With the saturation of electronic health records, healthcare organizations have a wealth of patient data that could assist with predicting outcomes and lowering costs. But many aren’t using predictive analytics for clinical or financial outcomes for their organizations.
Predictive analytics is defined as data mining, machine learning, and statistical modeling of historical patient data to predict future outcomes. A 2018 survey of healthcare payer and provider executives by the Society of Actuaries found that 87% of executives say that predictive analytics is important to the future of their business and 60% believe that predictive analytics can save their organization 15% of more in the next five years. Only half of providers surveyed and 45% of payers reported current use of predictive analytics. Within five years, 87% of providers and 83% of payers say they plan to begin or grow use of predictive analytic tools at their organizations.
Most large hospitals and health plans have access to the tools needed to use predictive analytics effectively, but smaller organizations are still falling behind, says Bharat Rao, PhD, principal in the advisory services practice at KPMG LLP.
“I would say the small physician offices, which are directing a lot of the care in the U.S., are not using predictive analytics in the most effective ways. They have more difficulty getting a handle on their data,” says Rao. “But even the large health systems and stand-alone hospitals, though they may have the tools to use predictive analytics, many aren’t using them effectively.”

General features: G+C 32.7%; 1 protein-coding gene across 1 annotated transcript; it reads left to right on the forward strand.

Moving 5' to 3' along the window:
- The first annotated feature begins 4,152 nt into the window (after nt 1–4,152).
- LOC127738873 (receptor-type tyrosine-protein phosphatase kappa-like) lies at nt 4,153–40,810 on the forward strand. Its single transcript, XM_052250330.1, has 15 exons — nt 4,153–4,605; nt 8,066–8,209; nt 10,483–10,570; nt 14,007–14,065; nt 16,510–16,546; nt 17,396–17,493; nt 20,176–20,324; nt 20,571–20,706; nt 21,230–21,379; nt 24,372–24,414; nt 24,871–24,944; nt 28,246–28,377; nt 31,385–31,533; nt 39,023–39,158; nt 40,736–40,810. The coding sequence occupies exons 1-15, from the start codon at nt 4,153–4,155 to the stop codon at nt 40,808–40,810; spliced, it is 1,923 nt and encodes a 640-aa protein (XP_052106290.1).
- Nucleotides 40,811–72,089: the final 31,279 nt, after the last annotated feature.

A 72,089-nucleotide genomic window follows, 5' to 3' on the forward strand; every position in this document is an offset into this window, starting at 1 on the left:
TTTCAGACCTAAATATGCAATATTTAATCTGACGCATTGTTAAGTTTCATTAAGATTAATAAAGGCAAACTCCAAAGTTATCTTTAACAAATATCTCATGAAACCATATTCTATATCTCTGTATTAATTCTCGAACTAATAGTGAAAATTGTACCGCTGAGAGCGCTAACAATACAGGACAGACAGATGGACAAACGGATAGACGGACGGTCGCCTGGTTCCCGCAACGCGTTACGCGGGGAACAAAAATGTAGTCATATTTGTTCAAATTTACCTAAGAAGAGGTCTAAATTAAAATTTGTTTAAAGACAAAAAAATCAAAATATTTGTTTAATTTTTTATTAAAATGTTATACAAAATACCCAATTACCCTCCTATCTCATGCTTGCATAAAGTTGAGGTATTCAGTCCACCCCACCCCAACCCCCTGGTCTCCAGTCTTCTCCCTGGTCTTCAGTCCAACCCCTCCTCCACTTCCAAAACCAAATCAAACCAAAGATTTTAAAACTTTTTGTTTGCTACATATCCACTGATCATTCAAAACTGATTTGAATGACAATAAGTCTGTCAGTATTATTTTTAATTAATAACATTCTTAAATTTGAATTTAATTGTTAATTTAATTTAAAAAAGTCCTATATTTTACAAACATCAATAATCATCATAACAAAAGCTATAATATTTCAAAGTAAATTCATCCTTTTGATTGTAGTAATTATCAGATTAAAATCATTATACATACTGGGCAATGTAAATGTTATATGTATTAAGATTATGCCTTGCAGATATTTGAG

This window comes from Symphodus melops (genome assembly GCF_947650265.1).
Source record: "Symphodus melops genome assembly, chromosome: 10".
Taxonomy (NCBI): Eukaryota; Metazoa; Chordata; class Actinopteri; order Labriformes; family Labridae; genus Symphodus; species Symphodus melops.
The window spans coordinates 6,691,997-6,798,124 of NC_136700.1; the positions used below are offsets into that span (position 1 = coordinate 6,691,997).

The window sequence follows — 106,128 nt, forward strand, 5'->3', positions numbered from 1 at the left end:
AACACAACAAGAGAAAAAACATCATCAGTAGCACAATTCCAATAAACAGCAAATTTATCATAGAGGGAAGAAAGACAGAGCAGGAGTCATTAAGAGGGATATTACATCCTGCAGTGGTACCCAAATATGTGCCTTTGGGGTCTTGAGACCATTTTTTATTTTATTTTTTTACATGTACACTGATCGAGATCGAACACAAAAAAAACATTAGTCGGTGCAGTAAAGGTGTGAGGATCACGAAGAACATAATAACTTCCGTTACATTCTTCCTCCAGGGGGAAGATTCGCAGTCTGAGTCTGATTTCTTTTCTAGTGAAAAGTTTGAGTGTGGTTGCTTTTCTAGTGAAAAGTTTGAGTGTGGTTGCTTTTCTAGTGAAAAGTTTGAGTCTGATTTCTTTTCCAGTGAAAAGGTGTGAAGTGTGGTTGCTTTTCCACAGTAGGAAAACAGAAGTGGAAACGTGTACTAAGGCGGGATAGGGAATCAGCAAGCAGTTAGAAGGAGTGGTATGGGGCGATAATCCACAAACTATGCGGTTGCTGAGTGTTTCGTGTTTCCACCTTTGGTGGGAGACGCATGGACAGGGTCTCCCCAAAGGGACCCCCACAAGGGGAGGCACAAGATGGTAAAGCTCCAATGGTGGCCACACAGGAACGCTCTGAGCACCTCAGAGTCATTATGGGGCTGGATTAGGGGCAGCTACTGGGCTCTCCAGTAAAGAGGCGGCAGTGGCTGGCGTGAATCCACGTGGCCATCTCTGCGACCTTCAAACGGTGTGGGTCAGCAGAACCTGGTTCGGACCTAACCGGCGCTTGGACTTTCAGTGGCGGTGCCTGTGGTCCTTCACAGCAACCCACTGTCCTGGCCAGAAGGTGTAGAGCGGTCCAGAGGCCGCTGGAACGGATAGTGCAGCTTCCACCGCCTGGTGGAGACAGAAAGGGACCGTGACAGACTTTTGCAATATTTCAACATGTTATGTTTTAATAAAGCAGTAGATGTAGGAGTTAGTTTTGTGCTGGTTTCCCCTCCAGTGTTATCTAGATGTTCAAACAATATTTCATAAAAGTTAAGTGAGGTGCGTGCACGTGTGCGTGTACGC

With the amount of data being captured, many healthcare organizations are struggling with how to use it in the smartest ways, says Beth Godsey, vice president of advanced analytics and informatics for Vizient, Inc., a member-driven, healthcare performance improvement company, in Irving, Texas.
“Healthcare organizations are sitting on a wealth of patient data and yet have only begun to scratch the surface on utilizing predictive analytics and machine learning to extract its most important insights,” Godsey says. “I frequently hear from some of the top hospitals in the country, ‘how do I thoughtfully bring predictive insights to my clinicians that can improve not only their work flow efficiency, but also patient care?’”
Using predictive analytics for high-risk patients
One of the most valuable use cases for predictive analytics is identifying and engaging high-risk patients. An analysis by Relias Analytics of raw claims data from the Illinois Behavioral Health Home Coalition to identify and predict outcomes of high users of care was able to reduce inpatient admissions by 57%, emergency department visits by 31%, and total cost of care by 40%. Annual savings associated with the patients in the study was $1 million.
Nate Regimbal, digital transformation senior manager with Grant Thornton, an accounting and consulting firm, says that predictive analytics techniques can identify patients at high risk for being late to or missing an appointment.